Bangladesh’s mangroves threatened by development
A 6 km-long bridge is being built in Bangladesh. This will increase connectivity across the country, and has already prompted development in the south-western Khulna Division. This region is home to the largest mangrove forest in the world: the Sundarbans. These mangroves are already under pressure from human activities, but the growth of real estate, fisheries, tourism, and resorts in the area puts them at even even greater risk.
The new bridge is expected to increase national GDP by up to 1.2%. However, if this comes at the price of losing much of the Sundarbans ecosystem, then the net effect on human well-being may be adverse. This is because the Sundarbans provide an irreplaceable set of services to people both locally and globally:
- Rich biodiveristy: the Sundarbans are home, for example, to 49 mammal species, including the endangered Bengal tiger and Asia’s two remaining freshwater dolphin species. This makes them indispensable for wildlife conservation, which can also support well-managed, sustainable tourism.
- Livelihood provision: 3.5 million people depend on the Sundarabans for their livelihoods and income. The economic value of provisioning services like fishing, timber, thatching material and honey was estimated to be US$ 744,000 annually (2001-2010). The cultural services were estimated to be worth US$ 42,000 annually. Yet, these numbers far from capture the full value of the mangroves – critically they exclude the carbon storage, biodiversity and storm protection values of the habitat.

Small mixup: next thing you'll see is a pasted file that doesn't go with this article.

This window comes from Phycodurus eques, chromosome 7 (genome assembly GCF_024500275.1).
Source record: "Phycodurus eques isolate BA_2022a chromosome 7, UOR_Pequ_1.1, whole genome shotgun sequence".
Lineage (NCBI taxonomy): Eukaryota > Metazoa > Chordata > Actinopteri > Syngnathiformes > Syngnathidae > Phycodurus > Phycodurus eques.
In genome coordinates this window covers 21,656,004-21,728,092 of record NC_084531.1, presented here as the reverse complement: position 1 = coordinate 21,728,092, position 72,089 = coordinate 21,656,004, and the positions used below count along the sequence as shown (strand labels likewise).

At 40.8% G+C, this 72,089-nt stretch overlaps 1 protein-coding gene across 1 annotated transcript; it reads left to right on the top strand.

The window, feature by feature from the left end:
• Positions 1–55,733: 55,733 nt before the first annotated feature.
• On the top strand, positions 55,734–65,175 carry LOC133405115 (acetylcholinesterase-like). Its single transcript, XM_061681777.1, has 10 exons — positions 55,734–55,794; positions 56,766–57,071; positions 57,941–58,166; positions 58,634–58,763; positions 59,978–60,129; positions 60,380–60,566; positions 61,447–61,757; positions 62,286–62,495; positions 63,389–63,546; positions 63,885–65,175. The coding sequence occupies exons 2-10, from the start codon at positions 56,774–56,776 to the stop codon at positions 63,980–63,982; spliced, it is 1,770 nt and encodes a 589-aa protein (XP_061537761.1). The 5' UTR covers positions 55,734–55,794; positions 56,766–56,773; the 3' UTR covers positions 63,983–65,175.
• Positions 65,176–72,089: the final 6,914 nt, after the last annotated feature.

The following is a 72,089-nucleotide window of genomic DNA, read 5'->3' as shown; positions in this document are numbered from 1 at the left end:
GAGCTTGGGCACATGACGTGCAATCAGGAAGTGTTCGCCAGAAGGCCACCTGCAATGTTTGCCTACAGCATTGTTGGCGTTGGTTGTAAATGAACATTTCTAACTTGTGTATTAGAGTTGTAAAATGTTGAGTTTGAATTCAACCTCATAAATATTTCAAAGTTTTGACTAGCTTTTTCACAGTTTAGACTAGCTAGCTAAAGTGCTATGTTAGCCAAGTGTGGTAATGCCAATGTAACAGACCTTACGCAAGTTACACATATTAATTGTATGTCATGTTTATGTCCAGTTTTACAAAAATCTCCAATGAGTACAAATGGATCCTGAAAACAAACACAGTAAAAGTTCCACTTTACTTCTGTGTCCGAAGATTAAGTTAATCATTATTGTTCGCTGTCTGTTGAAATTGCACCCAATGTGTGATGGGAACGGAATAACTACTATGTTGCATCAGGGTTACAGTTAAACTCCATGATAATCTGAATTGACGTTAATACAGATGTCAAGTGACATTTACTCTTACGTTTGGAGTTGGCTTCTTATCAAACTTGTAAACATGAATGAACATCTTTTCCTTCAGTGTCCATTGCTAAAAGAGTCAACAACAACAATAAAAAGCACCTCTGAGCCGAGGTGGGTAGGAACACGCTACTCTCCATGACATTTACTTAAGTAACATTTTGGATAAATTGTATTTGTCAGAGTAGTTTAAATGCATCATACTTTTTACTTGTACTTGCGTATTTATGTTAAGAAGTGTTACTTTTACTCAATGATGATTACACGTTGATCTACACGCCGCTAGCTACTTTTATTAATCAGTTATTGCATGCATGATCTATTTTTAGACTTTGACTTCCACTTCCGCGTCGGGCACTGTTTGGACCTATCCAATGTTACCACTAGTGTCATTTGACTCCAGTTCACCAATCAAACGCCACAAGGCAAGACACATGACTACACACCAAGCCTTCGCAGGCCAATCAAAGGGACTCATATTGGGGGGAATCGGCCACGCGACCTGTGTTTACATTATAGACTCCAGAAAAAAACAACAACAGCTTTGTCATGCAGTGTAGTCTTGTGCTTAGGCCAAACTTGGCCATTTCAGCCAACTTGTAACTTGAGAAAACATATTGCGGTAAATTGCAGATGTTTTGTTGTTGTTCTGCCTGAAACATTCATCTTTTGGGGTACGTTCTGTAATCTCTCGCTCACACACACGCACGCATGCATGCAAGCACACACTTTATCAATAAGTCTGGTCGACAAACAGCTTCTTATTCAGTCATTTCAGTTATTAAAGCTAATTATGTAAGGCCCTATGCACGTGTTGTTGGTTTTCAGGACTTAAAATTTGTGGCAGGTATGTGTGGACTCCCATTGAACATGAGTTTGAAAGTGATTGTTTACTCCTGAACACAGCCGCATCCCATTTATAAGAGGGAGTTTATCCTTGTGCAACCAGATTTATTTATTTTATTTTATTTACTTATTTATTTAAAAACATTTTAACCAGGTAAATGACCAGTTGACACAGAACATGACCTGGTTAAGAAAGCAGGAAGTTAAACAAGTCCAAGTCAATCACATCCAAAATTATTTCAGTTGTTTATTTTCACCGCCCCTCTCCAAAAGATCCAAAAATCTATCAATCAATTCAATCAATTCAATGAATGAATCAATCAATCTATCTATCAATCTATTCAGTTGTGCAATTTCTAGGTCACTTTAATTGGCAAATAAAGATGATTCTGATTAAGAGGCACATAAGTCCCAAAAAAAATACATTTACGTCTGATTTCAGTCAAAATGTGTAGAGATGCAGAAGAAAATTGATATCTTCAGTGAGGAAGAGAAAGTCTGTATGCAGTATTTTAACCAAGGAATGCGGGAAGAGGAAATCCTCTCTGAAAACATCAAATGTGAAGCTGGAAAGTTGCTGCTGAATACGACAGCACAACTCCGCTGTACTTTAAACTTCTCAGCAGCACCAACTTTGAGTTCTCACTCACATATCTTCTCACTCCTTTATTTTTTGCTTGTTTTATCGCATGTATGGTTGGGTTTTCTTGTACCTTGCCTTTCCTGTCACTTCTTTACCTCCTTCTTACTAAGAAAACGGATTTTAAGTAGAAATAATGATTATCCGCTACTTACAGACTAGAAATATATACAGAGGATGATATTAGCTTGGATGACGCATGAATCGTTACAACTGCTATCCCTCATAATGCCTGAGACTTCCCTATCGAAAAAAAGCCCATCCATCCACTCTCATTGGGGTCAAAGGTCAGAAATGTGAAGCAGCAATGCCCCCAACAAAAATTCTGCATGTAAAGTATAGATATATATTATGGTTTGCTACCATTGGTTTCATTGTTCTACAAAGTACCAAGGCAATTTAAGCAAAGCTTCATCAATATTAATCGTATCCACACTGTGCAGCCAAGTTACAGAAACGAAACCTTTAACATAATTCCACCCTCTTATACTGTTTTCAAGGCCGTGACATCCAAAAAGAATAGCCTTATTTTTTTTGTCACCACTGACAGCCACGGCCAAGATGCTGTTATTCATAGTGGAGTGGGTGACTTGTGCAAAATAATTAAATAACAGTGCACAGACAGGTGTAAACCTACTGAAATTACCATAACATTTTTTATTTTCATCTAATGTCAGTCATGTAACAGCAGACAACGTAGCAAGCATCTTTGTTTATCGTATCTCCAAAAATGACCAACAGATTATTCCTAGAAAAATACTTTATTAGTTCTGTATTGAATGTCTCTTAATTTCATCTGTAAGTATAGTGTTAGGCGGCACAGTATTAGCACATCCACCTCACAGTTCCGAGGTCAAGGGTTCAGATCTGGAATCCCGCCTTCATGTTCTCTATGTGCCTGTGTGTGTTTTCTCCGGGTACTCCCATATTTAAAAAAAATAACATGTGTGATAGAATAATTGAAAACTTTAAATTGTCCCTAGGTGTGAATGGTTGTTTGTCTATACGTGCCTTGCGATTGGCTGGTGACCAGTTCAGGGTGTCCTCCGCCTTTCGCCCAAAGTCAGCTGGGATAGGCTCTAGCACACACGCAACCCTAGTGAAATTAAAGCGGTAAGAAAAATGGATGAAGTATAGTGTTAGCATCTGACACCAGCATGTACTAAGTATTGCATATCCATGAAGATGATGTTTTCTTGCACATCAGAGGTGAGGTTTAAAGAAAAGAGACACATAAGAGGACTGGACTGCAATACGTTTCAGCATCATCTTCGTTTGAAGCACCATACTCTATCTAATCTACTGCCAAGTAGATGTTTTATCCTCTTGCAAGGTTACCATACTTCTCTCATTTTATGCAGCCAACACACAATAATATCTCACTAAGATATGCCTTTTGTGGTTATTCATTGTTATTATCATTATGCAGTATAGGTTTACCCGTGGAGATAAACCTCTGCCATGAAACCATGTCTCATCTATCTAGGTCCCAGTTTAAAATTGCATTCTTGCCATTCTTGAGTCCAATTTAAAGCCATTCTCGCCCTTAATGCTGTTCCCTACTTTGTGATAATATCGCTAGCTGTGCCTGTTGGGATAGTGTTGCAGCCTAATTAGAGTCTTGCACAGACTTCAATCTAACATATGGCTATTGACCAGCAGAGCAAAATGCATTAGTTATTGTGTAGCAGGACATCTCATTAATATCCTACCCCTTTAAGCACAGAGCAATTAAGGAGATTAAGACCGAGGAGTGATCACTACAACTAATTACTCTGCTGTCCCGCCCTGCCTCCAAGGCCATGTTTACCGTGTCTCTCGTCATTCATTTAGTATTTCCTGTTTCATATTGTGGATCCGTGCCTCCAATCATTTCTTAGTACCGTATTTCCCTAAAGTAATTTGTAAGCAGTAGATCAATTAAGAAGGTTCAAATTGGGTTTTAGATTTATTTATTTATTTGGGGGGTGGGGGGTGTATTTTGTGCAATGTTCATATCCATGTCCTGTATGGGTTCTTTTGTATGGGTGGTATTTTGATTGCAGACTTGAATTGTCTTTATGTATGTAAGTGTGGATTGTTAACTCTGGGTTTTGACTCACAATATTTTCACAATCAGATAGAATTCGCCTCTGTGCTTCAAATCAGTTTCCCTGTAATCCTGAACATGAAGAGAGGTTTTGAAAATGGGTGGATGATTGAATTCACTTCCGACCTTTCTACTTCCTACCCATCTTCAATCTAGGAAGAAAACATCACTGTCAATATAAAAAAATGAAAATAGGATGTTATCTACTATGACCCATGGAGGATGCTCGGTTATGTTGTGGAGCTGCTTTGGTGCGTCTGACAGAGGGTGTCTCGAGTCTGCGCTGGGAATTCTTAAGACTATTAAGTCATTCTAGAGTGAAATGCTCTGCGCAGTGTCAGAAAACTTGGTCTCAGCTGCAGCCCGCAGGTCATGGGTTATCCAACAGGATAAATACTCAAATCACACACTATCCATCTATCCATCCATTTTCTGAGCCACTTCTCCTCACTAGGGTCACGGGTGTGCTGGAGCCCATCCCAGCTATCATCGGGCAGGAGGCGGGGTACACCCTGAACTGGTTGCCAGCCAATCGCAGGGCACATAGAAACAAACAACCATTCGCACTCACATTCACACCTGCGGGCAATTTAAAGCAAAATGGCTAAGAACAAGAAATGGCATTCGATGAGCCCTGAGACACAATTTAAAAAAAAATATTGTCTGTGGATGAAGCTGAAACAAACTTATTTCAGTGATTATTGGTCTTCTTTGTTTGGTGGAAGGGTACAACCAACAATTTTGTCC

- Protection from cyclones and storms: the mangrove forest slows high winds and attenuates waves, therefore protecting communities and infrastructure from extreme weather. For example, wave height is reduced by 13-66% for every 100m of mangroves; this effect accumulates over larger areas of mangrove forest, thus reducing the impact of storm surges dramatically.
The Sundarbans are already threatened by sea level rise, salinity intrusion, habitat degradation and biodiversity loss. With more people entering this part of the country, the pressure on the land for development and resource use will only increase. There is therefore a desperate need for strict regulations on habitat clearance, land fill, waste disposal and wastewater discharge. To avoid irreversible damage, the diverse and high values of the Sundarbans must be better recognised and reflected in the protection they receive. The consequences of failing to sufficiently protect the Sundarbans could be detrimental for the health and well-being of local people, and lead to the loss of globally-valuable biodiversity and carbon storage.
Read the paper here, co-authored by Nathalie Seddon, NbSI Director.